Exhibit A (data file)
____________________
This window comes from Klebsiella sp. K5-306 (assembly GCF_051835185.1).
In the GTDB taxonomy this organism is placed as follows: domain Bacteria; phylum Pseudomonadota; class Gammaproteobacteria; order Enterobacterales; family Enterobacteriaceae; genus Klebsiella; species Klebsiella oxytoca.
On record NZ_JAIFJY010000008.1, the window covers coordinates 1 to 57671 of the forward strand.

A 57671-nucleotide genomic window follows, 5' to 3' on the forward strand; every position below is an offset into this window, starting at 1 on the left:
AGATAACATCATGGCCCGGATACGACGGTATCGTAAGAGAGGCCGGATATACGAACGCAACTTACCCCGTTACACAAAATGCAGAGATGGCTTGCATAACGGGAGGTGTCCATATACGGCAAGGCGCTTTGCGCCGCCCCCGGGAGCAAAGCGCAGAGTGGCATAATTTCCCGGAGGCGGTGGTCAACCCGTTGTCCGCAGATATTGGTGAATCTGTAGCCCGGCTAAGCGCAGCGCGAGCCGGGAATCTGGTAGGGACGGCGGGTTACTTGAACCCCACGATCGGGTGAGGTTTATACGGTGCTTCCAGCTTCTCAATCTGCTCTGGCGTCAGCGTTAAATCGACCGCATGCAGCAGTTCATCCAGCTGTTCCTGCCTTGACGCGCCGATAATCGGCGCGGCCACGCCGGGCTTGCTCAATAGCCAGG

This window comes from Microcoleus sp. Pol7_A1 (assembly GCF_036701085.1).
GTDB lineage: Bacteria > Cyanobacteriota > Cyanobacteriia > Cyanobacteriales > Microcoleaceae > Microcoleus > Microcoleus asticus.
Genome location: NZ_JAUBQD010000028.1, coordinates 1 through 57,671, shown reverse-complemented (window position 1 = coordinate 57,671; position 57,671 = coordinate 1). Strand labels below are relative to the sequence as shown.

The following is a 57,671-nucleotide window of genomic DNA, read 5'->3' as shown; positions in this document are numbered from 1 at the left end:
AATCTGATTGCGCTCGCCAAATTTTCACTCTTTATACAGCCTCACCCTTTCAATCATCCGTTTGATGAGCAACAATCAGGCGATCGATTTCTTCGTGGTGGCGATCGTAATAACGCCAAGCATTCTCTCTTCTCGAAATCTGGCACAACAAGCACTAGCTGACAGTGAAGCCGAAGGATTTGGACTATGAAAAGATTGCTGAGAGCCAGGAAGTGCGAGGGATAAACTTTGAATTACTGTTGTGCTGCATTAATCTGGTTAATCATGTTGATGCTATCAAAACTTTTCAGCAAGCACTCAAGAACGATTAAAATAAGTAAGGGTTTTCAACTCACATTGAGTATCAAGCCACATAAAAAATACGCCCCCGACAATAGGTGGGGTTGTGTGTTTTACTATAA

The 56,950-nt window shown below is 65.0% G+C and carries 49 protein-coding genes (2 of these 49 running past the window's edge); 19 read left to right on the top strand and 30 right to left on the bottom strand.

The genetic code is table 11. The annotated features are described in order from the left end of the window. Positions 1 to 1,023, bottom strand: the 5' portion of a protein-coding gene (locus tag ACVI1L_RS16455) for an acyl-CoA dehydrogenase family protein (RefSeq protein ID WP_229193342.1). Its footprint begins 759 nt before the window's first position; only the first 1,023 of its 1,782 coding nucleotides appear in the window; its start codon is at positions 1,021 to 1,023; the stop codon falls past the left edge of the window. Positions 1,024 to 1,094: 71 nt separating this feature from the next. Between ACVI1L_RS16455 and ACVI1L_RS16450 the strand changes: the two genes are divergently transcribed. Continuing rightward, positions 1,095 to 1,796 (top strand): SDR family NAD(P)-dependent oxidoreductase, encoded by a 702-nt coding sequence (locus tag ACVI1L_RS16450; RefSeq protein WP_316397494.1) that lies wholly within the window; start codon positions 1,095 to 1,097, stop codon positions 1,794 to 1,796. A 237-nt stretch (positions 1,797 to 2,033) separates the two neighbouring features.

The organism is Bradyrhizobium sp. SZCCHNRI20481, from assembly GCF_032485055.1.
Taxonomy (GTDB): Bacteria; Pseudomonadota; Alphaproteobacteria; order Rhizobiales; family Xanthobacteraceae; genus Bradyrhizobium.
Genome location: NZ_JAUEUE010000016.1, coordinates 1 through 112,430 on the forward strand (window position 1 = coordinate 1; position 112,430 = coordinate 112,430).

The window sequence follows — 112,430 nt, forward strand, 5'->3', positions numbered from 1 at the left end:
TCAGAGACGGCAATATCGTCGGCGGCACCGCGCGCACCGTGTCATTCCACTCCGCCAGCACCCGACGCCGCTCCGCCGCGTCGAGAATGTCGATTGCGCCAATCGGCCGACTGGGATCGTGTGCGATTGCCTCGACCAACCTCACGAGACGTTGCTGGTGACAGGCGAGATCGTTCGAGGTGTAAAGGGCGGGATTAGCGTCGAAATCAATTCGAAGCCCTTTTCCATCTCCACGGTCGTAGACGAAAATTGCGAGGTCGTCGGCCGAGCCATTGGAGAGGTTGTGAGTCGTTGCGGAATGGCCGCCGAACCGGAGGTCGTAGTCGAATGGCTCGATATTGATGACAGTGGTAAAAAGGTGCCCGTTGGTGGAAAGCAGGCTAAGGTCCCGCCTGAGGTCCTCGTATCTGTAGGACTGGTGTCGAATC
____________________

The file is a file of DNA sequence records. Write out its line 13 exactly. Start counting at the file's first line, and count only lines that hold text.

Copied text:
The organism is Bradyrhizobium sp. SZCCHNRI20481, from assembly GCF_032485055.1.